“Bullets Over Broadway” is not without some splendid moments of entertainment, but they can be clearly traced back to director and choreographer Susan Stroman, helped by William Ivey Long’s extravagant, playful sexy costumes, and Santo Loquasto’s ambitious scenic design, which includes a real car and a moving train.

Most of the dance numbers are over the top, but in a good way – the best of what I’ve called The Broadway Effect. If “The Hot Dog Song” has an excess of adolescent phallic humor, it’s offset by the splendid show-stopping tap she gives Cordero and his fellow goons to the tune of “Tain’t Nobody’s Biz-ness If I Do.”

Stroman and her design team deserve the credit for what’s right  about “Bullets Over Broadway – or at least what keeps our eyes dancing happily while our ears and minds shut down.  I am convinced Stroman could create a razzle-dazzle stage adaptation of “The Curse of the Jade Scorpion.”

 

Bullets Over Broadway

At the St. James Theater

By Woody Allen, based on the screenplay by Mr. Allen and Douglas McGrath; directed and choreographed by Susan Stroman; music adaptation and additional lyrics by Glen Kelly; sets by Santo Loquasto; costumes by William Ivey Long; lighting by Donald Holder; sound by Peter Hylenski; hair and wig design by Paul Huntley; makeup design by Angelina Avallone

Running time: 2 hours 30 minutes, including one intermission.

Cast: Brooks Ashmanskas (Warner Purcell), Zach Braff (David Shayne), Nick Cordero (Cheech), Marin Mazzie (Helen Sinclair), Vincent Pastore (Nick Valenti), Betsy Wolfe (Ellen), Lenny Wolpe (Julian Marx), Heléne Yorke (Olive Neal), Karen Ziemba (Eden Brent) and Jim Borstelmann (Vendor, Victim, Ensemble).

Casa Valentina Review: Straight Men in Dresses On Broadway

It is no surprise that Harvey Fierstein is the one who authored “Casa Valentina,” a remarkably well-acted if under-cooked play about a 1960’s Catskills resort for heterosexual men who liked to wear dresses. In his Broadway debut 32 years ago, Fierstein wrote and starred in  “Torch Song Trilogy,” portraying a drag queen longing for the same three things everybody in New York wants – an affordable apartment, a job that’s bearable, and somebody to share it all with – as well as an implicit desire to be accepted as is.  Since then, Fierstein has helped turn his fascination with cross-dressers into something of an industry-wide trend – writing the book for the musicals  “La Cage Aux Folles” and “Kinky Boots,” and playing Edna Turnblad in “Hairspray.” He even portrayed Robin Williams’ brother, a makeup artist who transforms Williams into the title character of the film “Mrs. Doubtfire.” Most of his dress-wearing characters seem to have a different primary “want” than the original Arnold Beckoff in “Torch Song Trilogy” – above all, they want to entertain. But now, with his first non-musical Broadway play in three decades, Fierstein returns admirably to his first impulse – to acquaint theatergoers with precisely observed characters from a little-known world.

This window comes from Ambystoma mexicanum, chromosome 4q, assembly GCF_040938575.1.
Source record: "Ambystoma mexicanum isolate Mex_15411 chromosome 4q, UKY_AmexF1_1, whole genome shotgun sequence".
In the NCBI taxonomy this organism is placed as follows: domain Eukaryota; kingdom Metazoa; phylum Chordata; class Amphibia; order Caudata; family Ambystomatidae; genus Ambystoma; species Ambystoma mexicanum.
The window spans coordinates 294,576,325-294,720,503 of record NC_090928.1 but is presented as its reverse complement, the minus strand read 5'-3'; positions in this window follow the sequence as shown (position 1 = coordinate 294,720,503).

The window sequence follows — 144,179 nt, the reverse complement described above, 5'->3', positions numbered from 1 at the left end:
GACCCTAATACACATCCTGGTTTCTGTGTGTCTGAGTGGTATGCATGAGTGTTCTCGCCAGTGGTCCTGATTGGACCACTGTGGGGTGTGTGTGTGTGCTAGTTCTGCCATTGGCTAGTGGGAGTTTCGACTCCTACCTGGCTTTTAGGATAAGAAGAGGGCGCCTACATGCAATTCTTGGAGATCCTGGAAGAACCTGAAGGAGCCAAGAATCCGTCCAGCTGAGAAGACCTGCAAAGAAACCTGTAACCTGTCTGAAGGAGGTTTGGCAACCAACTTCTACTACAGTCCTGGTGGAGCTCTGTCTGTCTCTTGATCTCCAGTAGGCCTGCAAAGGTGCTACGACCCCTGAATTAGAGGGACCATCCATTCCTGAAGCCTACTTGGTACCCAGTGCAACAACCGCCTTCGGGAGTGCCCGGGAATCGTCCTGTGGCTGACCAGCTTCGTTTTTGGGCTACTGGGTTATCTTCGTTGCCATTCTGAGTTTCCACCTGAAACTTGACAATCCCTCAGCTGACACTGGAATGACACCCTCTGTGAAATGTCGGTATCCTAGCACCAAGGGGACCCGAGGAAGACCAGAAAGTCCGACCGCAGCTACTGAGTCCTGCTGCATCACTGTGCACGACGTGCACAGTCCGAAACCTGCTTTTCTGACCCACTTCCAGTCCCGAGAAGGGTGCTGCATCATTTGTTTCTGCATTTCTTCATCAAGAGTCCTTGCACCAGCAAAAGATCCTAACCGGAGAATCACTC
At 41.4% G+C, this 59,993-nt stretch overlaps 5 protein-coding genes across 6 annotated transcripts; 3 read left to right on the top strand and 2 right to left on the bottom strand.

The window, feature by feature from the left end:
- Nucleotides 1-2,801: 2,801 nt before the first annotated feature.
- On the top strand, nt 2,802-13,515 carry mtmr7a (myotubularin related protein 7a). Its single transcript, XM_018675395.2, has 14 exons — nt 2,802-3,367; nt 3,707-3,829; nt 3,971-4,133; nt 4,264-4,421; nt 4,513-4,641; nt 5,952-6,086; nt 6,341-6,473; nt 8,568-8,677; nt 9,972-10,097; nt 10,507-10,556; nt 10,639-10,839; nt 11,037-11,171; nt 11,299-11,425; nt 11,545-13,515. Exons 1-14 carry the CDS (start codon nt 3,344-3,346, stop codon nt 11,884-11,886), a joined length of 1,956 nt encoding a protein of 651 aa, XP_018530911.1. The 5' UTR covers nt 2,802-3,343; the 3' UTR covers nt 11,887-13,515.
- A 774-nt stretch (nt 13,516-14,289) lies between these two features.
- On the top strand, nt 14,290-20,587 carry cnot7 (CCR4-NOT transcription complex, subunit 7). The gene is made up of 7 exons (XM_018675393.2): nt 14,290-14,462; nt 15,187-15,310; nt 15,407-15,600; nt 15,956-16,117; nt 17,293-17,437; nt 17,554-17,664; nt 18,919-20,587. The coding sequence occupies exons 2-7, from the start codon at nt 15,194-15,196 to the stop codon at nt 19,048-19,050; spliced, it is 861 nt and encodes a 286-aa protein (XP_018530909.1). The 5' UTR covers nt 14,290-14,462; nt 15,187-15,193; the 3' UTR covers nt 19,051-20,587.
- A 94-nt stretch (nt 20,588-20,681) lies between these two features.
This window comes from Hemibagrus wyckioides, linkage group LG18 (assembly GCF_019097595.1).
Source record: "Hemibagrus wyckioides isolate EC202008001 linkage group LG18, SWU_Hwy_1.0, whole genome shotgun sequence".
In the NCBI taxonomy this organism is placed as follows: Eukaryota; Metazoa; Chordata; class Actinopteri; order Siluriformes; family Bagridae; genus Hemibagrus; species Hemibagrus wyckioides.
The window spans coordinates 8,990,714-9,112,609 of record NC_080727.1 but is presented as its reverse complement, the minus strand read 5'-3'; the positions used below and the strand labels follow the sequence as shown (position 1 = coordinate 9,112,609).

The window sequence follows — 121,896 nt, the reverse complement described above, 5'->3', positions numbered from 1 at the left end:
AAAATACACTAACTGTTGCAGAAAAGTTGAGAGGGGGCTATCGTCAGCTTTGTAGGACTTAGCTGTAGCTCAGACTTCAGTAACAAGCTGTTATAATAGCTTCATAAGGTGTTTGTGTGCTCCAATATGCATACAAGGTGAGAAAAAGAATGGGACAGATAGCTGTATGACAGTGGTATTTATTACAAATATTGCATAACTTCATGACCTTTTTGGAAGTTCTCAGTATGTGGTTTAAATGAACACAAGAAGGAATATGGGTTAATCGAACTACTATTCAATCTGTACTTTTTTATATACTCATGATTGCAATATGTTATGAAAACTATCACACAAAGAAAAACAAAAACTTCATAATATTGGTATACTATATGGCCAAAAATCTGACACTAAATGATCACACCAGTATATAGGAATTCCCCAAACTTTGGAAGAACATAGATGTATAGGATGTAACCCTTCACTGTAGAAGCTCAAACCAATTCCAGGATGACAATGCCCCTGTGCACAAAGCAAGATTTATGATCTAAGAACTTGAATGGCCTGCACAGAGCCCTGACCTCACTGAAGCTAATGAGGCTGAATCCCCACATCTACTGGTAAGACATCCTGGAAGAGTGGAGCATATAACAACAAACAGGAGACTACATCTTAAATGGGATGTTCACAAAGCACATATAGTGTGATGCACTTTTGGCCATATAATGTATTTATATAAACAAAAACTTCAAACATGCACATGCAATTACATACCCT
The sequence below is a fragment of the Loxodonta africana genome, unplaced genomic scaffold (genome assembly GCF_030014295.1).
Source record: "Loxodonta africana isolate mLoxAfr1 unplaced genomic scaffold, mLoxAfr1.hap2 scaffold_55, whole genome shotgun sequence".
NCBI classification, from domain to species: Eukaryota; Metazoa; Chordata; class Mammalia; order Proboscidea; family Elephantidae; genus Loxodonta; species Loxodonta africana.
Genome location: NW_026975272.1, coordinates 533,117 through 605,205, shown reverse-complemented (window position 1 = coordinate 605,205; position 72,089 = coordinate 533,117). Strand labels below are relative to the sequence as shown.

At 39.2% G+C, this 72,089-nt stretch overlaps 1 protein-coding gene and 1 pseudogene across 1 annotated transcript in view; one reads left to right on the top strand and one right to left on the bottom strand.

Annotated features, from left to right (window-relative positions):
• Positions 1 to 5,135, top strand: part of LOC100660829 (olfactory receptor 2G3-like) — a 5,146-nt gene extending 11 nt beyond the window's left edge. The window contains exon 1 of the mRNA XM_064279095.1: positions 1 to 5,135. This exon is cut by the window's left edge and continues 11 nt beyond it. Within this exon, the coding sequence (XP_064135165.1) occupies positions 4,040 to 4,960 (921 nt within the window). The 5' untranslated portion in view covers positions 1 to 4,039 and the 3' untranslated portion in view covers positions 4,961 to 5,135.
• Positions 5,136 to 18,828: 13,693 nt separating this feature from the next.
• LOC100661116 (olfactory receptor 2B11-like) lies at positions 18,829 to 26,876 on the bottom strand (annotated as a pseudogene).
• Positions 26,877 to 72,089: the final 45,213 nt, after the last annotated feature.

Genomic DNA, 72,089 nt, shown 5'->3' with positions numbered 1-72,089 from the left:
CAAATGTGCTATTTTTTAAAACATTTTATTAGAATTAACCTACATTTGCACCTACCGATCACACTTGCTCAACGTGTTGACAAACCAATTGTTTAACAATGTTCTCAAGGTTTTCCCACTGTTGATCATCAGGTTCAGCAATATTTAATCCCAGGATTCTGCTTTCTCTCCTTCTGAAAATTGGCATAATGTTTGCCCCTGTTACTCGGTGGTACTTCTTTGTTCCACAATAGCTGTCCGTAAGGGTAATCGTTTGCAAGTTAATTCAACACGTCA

It is 1962, and a married couple run the Chevalier d’Eon Resort in the Catskills. George is portrayed by Patrick Page, the best thing about both Spider-Man and A Time To Kill , and his wife Rita is played by Mare Winningham, the former brat pack movie idol who has lately made a splash on the New York stage, in such works as Tribes, After The Revolution and Picnic. When George is dressed as a woman, her name becomes Valentina. One by one we meet their six guests, all married men here by themselves to relax as women for the weekend. Jonathon (Gabriel Ebert, who won a Tony playing Mr. Wormwood in Matilda) is a newbie. Most of the others are regulars. Tom McGowan plays short, stout Bessie, an Army Sergeant with three grown children who spouts Oscar Wilde and otherwise cracks wise. The handsome Nick Westrate portrays the beautiful Gloria. The accomplished veteran actors Reed Birney, John Cullum and Larry Pine each play distinctive and very different characters. The greatest strength of “Casa Valentina”  is how it defies the long tradition of cross-dressing as comic shtick  and implicitly asks us to respect these characters – some of whom, let’s face it, appear awkward and faintly ludicrous in costume designer Rita Ryack’s dresses. It is a testament to Fierstein’s writing, Joe Mantello’s direction and above all the acting by this terrific cast that we have no problem treating them seriously.

The play is engaging when we get glimpses into the lives of each man through their reminiscing and simply by seeing them changing from their male to their female identities. Jonathon explains how “Miranda” first emerged in his life when he was a young child, and how, on his wedding night, he put on his bride’s wedding dress. His wife caught him, and laughed, thinking he had done it as a joke, and grateful that her new husband finally showed that he had a sense of humor. Jonathon has not put on women’s clothes in front of her again, waiting until she is out of the house, and dressing only as Miranda in the windowless basement…until this weekend. The other guests offer makeup and other tips to Jonathon to turn him into Miranda